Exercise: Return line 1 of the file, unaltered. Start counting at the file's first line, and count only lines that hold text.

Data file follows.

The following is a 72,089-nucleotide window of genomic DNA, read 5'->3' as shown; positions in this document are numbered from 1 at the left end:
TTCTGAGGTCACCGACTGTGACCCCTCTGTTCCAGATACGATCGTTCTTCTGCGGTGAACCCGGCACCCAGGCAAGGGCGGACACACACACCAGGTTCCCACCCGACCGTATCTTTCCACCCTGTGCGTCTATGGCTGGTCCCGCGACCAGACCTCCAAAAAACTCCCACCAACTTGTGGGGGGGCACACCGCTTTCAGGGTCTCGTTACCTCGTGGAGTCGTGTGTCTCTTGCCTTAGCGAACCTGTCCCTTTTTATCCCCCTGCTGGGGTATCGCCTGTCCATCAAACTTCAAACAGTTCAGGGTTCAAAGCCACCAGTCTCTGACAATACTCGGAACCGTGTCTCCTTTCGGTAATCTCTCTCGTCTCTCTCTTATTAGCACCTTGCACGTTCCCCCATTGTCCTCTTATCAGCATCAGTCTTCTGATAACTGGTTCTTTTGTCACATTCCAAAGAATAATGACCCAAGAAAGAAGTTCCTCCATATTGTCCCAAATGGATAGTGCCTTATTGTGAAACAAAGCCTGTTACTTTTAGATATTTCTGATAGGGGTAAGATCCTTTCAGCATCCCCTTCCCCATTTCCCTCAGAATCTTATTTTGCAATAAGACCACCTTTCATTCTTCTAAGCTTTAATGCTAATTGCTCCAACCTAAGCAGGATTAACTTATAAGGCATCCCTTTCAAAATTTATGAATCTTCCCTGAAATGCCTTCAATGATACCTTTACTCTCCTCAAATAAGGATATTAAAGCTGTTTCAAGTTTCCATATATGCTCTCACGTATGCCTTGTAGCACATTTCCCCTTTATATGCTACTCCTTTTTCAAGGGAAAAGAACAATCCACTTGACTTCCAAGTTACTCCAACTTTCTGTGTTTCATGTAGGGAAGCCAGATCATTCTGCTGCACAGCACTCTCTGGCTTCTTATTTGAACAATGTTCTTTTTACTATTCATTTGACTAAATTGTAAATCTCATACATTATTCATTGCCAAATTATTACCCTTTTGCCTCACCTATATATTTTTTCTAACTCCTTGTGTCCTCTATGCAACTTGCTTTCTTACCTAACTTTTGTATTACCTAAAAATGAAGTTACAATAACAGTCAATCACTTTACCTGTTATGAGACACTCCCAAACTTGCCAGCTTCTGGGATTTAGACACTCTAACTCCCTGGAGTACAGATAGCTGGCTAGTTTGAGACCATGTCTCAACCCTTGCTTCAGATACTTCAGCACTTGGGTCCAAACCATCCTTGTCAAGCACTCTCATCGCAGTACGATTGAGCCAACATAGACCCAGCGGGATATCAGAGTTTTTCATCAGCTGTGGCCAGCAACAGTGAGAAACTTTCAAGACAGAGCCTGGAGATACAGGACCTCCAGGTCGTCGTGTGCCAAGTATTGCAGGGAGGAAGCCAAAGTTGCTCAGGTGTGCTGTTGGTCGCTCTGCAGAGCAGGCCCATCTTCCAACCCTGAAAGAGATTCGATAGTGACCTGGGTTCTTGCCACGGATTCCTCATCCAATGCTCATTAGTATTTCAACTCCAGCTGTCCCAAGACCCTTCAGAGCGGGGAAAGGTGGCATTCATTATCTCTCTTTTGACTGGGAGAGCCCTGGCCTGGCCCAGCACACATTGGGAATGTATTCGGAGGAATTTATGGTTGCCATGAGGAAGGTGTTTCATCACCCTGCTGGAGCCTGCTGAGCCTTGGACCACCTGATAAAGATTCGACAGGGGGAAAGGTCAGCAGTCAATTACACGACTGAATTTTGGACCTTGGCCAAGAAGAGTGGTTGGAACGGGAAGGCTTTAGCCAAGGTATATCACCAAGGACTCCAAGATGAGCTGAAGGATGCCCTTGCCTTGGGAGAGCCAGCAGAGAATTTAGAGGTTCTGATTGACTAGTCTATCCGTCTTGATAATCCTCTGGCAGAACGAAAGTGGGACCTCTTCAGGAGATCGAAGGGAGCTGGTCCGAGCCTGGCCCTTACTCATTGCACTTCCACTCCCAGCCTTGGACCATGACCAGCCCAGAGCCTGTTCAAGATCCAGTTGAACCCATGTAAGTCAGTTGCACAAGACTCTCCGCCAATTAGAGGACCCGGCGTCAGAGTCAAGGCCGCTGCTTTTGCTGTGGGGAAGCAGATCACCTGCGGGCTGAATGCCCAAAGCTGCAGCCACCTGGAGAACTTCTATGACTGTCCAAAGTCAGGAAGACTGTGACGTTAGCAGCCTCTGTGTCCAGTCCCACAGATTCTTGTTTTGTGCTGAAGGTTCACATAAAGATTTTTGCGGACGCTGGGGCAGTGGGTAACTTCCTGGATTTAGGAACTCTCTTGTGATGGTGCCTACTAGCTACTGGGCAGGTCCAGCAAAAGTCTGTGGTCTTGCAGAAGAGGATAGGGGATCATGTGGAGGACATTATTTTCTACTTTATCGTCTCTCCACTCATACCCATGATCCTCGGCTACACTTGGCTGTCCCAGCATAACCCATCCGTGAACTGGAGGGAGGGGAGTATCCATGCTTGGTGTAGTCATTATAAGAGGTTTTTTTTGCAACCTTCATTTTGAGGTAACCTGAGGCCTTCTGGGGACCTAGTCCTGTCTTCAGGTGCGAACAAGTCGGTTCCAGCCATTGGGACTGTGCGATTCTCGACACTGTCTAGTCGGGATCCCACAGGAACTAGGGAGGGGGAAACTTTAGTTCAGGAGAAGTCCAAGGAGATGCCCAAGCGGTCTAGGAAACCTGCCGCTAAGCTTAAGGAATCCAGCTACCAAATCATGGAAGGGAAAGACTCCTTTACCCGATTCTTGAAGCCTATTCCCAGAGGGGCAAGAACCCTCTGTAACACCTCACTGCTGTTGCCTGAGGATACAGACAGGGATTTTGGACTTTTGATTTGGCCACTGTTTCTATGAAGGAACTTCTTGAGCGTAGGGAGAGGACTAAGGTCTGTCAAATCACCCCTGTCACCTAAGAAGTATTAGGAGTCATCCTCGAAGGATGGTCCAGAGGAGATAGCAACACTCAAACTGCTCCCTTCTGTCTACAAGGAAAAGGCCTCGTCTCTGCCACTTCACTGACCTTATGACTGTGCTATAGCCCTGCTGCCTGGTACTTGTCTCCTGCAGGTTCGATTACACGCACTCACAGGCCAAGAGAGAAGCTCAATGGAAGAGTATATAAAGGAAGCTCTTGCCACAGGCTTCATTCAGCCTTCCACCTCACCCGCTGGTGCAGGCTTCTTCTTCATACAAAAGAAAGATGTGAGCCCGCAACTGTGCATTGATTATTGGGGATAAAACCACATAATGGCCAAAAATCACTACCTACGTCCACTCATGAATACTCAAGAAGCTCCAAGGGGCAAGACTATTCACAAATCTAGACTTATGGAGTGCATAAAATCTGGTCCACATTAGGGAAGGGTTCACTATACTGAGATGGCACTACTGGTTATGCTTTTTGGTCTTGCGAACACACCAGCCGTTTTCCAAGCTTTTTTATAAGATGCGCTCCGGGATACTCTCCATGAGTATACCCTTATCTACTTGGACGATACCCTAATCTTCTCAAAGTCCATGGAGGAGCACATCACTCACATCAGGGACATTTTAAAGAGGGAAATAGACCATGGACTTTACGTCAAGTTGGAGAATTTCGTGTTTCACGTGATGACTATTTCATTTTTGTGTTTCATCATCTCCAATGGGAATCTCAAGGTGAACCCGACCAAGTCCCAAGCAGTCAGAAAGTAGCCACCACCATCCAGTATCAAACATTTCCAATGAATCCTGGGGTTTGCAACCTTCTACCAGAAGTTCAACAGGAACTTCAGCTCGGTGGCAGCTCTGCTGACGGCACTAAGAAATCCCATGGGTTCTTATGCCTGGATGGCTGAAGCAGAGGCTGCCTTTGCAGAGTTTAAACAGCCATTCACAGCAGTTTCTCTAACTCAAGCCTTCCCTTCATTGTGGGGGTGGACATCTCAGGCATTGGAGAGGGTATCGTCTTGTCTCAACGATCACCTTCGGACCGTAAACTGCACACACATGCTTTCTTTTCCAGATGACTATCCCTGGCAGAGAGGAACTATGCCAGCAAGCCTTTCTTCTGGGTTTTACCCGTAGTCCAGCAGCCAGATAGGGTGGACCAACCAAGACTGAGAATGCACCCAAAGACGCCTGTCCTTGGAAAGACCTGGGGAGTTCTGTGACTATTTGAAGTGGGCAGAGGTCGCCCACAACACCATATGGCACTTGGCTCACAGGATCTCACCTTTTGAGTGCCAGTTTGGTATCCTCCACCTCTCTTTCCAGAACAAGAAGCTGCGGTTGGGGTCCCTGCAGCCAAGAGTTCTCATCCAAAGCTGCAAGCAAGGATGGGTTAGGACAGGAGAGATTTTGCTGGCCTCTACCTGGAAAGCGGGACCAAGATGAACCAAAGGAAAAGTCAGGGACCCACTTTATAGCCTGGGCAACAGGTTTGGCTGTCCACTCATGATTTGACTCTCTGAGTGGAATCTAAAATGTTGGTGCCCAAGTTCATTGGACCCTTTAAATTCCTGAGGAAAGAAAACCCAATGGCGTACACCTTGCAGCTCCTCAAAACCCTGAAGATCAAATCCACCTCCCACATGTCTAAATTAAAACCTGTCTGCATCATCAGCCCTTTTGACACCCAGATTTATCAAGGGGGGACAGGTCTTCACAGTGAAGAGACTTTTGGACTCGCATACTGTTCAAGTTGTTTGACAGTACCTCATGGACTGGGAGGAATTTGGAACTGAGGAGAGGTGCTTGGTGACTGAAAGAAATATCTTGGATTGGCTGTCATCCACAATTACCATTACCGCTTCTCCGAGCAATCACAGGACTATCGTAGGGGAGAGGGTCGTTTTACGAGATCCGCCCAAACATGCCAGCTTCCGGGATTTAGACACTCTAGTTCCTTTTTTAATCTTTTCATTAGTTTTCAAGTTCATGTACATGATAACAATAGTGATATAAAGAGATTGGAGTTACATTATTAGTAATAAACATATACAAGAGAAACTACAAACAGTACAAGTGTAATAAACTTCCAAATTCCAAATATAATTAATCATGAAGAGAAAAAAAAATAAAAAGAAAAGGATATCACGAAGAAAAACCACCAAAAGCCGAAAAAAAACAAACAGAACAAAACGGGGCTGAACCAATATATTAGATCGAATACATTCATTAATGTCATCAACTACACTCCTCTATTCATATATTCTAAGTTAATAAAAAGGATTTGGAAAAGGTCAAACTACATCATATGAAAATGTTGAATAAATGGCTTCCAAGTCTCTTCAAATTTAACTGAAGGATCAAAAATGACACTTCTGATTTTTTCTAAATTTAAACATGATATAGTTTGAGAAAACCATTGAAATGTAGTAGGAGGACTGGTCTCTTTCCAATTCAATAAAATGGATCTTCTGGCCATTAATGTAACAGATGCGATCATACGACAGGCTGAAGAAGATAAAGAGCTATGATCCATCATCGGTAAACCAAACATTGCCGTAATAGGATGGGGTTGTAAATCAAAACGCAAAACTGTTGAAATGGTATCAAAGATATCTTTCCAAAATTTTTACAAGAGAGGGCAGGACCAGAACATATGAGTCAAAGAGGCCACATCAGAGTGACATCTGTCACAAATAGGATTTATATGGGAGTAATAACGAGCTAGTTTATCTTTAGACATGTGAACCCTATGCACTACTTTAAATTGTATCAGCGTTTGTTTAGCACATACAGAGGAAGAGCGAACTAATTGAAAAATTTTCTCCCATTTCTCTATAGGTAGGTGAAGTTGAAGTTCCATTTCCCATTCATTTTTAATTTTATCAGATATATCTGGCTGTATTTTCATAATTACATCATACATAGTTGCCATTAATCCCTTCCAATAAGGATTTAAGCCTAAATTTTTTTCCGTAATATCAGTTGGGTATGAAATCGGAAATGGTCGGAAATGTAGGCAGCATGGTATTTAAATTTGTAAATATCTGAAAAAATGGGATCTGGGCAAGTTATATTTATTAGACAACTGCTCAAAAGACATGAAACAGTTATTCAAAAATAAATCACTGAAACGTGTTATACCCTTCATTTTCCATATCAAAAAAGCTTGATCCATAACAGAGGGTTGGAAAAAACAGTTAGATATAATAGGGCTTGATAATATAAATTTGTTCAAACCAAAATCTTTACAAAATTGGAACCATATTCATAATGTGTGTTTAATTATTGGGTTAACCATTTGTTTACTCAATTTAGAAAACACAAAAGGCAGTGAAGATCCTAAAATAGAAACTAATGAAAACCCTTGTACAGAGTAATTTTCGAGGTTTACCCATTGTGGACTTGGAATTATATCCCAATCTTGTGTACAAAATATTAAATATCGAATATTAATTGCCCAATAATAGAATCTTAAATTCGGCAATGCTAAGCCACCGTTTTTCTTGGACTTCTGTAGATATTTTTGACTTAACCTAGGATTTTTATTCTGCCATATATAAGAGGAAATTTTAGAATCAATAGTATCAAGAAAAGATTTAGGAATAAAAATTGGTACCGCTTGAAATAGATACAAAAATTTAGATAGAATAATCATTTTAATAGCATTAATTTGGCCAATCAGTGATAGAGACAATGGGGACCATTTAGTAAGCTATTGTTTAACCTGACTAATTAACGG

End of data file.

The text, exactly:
The following is a 72,089-nucleotide window of genomic DNA, read 5'->3' as shown; positions in this document are numbered from 1 at the left end: